Alstom addresses the entire rail cybersecurity lifecycle, helping rail asset owners and operators analyse risks, understand their vulnerabilities, and act appropriately. To answer to cyber threats that are constantly evolving, Alstom’s market-leading cybersecurity capability matches proven IT and OT security expertise with deep product knowledge and deployment experience.

From building a new line to launching a new type of train, and upgrading or operating transportation systems, the Alstom cybersecurity team works with trusted partners to set best practices and benchmark standards for the rail industry. Alston delivers tailored services to combat cyber security, including:

We prepare for the future by introducing cybersecurity controls within our products and solutions. We make them suitable for long-term cybersecurity thanks to architecture evolutions, new services (vulnerability watch), and a new delivery model. To us, preparing for the future also means being very active in norms and standards definition, contributing to shaping the future, and creating a strong ecosystem to allow the development of railway cybersecurity.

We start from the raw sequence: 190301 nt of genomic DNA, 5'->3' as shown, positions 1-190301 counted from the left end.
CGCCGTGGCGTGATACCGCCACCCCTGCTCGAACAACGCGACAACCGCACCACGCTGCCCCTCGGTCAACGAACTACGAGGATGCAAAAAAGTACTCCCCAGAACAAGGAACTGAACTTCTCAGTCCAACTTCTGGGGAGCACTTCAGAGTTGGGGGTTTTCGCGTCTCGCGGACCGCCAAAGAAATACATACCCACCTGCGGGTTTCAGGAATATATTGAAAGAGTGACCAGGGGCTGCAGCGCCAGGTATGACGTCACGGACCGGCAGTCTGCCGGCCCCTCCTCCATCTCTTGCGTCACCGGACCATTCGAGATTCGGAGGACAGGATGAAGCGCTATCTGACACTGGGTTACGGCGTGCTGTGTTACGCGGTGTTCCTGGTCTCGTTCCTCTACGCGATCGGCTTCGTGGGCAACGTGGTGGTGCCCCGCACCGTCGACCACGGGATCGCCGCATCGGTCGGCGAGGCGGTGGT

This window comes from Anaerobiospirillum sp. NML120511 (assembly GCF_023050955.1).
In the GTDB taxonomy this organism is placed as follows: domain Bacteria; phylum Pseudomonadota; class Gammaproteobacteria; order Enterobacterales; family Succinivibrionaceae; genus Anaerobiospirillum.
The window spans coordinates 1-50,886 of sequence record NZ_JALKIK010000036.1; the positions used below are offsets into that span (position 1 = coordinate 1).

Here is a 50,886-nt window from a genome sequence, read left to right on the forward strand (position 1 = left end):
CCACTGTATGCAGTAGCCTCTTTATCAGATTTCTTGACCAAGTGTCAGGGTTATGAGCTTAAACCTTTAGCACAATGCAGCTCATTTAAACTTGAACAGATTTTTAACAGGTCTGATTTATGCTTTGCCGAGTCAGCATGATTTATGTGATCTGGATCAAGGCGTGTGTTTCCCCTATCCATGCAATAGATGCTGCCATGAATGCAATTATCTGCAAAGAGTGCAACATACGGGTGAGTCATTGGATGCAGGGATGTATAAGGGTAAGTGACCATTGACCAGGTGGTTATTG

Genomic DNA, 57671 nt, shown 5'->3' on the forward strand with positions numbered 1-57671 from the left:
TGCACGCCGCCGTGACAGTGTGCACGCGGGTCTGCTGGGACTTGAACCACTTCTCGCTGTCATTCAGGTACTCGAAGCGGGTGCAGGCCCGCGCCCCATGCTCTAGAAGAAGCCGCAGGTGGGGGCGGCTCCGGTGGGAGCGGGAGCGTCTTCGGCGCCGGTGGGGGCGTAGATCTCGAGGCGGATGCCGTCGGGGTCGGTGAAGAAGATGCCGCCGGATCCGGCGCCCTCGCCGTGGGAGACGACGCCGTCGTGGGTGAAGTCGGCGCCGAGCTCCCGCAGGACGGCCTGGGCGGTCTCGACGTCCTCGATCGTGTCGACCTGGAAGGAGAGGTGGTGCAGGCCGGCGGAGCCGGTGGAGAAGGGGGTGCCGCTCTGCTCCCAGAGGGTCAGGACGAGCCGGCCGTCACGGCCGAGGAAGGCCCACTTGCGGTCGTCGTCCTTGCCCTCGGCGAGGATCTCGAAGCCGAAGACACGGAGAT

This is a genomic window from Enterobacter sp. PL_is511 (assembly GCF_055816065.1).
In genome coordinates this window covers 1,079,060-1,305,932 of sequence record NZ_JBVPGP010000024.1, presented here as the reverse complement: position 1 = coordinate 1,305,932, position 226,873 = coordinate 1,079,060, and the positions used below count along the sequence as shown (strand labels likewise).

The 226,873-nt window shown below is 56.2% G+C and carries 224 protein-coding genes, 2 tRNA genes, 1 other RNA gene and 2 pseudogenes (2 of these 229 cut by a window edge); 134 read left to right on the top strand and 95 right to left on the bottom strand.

We address the installed base. A major part of the challenge in protecting the railway comes with the existing systems already in operation. These are legacy infrastructure that was designed and built years ago when cybersecurity was not yet a key area of interest in railway. These systems have homologation, safety cases, and performance requirements attached to them. The other challenge of the installed base is the high mix of systems of different natures, generations, and readiness for cybersecurity. We would need solid expertise in both railway and cybersecurity to be relevant in implementing efficient security controls for these systems.